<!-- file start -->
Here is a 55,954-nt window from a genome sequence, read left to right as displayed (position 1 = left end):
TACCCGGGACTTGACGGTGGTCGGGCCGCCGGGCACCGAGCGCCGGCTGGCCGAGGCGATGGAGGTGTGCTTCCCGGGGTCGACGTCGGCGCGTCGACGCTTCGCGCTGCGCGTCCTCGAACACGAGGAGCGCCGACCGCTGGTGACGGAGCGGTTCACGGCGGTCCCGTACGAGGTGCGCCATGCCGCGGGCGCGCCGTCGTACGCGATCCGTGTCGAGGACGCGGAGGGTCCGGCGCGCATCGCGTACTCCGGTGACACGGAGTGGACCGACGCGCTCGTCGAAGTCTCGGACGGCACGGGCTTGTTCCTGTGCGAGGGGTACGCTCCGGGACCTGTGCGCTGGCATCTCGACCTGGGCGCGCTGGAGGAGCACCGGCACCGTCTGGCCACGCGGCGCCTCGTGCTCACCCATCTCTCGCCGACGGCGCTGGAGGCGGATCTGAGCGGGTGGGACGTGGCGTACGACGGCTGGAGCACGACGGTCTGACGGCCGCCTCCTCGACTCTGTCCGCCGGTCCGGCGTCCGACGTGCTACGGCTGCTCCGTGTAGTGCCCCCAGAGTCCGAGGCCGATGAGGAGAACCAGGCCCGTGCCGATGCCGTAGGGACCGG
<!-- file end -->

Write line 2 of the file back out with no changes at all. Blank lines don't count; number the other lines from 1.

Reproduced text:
TACCCGGGACTTGACGGTGGTCGGGCCGCCGGGCACCGAGCGCCGGCTGGCCGAGGCGATGGAGGTGTGCTTCCCGGGGTCGACGTCGGCGCGTCGACGCTTCGCGCTGCGCGTCCTCGAACACGAGGAGCGCCGACCGCTGGTGACGGAGCGGTTCACGGCGGTCCCGTACGAGGTGCGCCATGCCGCGGGCGCGCCGTCGTACGCGATCCGTGTCGAGGACGCGGAGGGTCCGGCGCGCATCGCGTACTCCGGTGACACGGAGTGGACCGACGCGCTCGTCGAAGTCTCGGACGGCACGGGCTTGTTCCTGTGCGAGGGGTACGCTCCGGGACCTGTGCGCTGGCATCTCGACCTGGGCGCGCTGGAGGAGCACCGGCACCGTCTGGCCACGCGGCGCCTCGTGCTCACCCATCTCTCGCCGACGGCGCTGGAGGCGGATCTGAGCGGGTGGGACGTGGCGTACGACGGCTGGAGCACGACGGTCTGACGGCCGCCTCCTCGACTCTGTCCGCCGGTCCGGCGTCCGACGTGCTACGGCTGCTCCGTGTAGTGCCCCCAGAGTCCGAGGCCGATGAGGAGAACCAGGCCCGTGCCGATGCCGTAGGGACCGG